“My first thought was, ‘How can this help LSU, and how can this help fund some positive research activities and programs that can really benefit our industrial community?’” Jenkins says. “I think it is absolutely a source of connectivity between all those involved.”
The recent growth spurt for the state’s industrial sector has leveled off, he says, partly due to low oil prices. But he’s “cautiously optimistic” for the future.
Chemical manufacturers tend to focus on developing their own products, processes and employees, says Tom Yura, who manages BASF’s plant in Geismar.
“It’s sometimes very hard to get going on innovation when it’s a broad, general topic,” he says. “Having this institute to work on general information and general innovation … is something we just have not had.”
Take workforce, for example. As employees retire or leave the industry, plant operators and contractors want help researching and developing solutions to find and prepare the next generation of workers. Energy efficiency, water usage and environmental sustainability also could be on the agenda, Yura says.
The IIC at LSU is the first outgrowth of the Chemical Corridor coalition’s work as a federal Investing in Manufacturing Communities Partnership. Future projects might focus on “smart manufacturing,” in which real-time information and analytics are used to make chemical manufacturing processes more efficient, Yura suggests.
IMCP was an initiative of former President Barack Obama’s administration. With new officials in charge of the federal bureaucracies, will the designation still matter?
“If you can provide certainty about the new administration, let me know,” Yura deadpans.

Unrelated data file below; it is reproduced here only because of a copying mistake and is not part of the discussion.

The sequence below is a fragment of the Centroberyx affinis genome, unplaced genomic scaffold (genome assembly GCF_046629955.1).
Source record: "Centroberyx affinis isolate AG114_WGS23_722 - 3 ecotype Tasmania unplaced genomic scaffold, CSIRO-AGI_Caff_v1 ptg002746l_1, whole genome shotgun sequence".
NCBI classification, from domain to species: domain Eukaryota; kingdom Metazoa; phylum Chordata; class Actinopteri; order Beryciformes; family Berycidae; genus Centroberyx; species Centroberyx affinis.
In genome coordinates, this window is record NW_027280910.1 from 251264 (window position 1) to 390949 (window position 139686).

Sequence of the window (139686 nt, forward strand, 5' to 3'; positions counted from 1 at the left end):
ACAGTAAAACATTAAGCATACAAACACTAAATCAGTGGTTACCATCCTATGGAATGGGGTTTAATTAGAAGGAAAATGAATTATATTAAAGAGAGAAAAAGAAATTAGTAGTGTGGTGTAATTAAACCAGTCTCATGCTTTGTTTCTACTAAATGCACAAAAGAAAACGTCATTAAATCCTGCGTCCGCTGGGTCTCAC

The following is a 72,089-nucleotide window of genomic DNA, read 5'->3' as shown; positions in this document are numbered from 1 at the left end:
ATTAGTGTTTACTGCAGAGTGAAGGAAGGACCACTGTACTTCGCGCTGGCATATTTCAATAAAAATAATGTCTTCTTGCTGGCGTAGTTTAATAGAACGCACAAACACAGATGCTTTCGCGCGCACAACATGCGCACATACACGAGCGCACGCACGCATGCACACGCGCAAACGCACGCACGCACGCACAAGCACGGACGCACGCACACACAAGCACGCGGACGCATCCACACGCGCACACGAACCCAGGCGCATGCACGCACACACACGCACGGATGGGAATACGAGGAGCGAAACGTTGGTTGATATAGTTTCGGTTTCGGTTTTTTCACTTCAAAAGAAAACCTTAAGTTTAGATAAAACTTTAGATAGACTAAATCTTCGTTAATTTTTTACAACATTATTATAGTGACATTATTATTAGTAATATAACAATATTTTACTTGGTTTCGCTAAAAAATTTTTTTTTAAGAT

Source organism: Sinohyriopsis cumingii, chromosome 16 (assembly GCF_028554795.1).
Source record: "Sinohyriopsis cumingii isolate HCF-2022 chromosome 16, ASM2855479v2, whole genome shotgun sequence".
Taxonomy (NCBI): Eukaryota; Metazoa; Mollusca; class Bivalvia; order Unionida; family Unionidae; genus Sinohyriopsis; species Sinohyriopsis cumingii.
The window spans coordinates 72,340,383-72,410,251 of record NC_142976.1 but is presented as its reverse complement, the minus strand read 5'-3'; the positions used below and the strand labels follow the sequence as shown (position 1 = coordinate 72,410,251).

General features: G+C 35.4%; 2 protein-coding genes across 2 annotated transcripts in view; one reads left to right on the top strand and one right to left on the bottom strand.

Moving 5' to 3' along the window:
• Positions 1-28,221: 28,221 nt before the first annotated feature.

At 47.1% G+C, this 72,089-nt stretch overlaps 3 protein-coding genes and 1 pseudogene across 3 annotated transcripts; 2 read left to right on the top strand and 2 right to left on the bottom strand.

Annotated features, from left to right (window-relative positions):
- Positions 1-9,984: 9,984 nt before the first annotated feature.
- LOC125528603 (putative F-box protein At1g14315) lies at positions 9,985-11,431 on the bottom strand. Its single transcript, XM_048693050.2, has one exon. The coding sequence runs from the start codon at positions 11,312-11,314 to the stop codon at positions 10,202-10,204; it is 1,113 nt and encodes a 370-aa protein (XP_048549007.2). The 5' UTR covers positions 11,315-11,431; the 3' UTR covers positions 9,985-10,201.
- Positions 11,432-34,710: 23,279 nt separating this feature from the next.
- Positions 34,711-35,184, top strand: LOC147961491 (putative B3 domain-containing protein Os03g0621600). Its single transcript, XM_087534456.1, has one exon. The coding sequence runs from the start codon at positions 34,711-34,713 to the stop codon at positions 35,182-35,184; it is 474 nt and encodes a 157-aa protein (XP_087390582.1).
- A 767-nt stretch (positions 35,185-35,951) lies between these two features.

But participants are working on the assumption that the IMCPs will still be relevant in the years to come. Promoting domestic manufacturing is a cornerstone of President Donald Trump’s economic agenda, so they hope his administration will support a program meant to make manufacturers more viable and create more American jobs.
Only a month after the U.S. Department of Commerce awarded LSU a grant to establish the Industrial Innovation Center, the Department of Energy selected the university as one of 28 institutions to set up and operate regional Industrial Assessment Centers. Like the Industrial Innovation Center, it will be directed by LSU construction management professor Jonathan Shi. LSU engineering faculty and students will assess small- and medium-sized manufacturing business partners, defined as having gross annual sales less than $100 million, fewer than 500 employees and annual energy bills between $100,000 and $2.5 million. In exchange for hosting the hands-on training opportunities, the manufacturers receive an assessment they can use to improve their operations. LSU’s grant is worth almost $1.5 million over five years, subject to ongoing congressional appropriations. A total of $35 million was awarded to the 28 institutions, with LSU receiving the 11th-highest grant. The U.S. Department of Commerce says the 28 institutions will “provide site-specific recommendations to small manufacturers with opportunities to improve productivity, secure information, reduce waste and save energy while providing training for undergraduate and graduate engineering students in manufacturing processes, energy assessment procedures and energy management systems.”
How to Get Involved
Interested in participating in the LSU Industrial Innovation Center, either as part of a user group charged with identifying needs or as an innovator responsible for meeting a need? You can contact director Jonathan Shi at firstname.lastname@example.org, or business manager Rebecca Harris at email@example.com. More information can also be found online.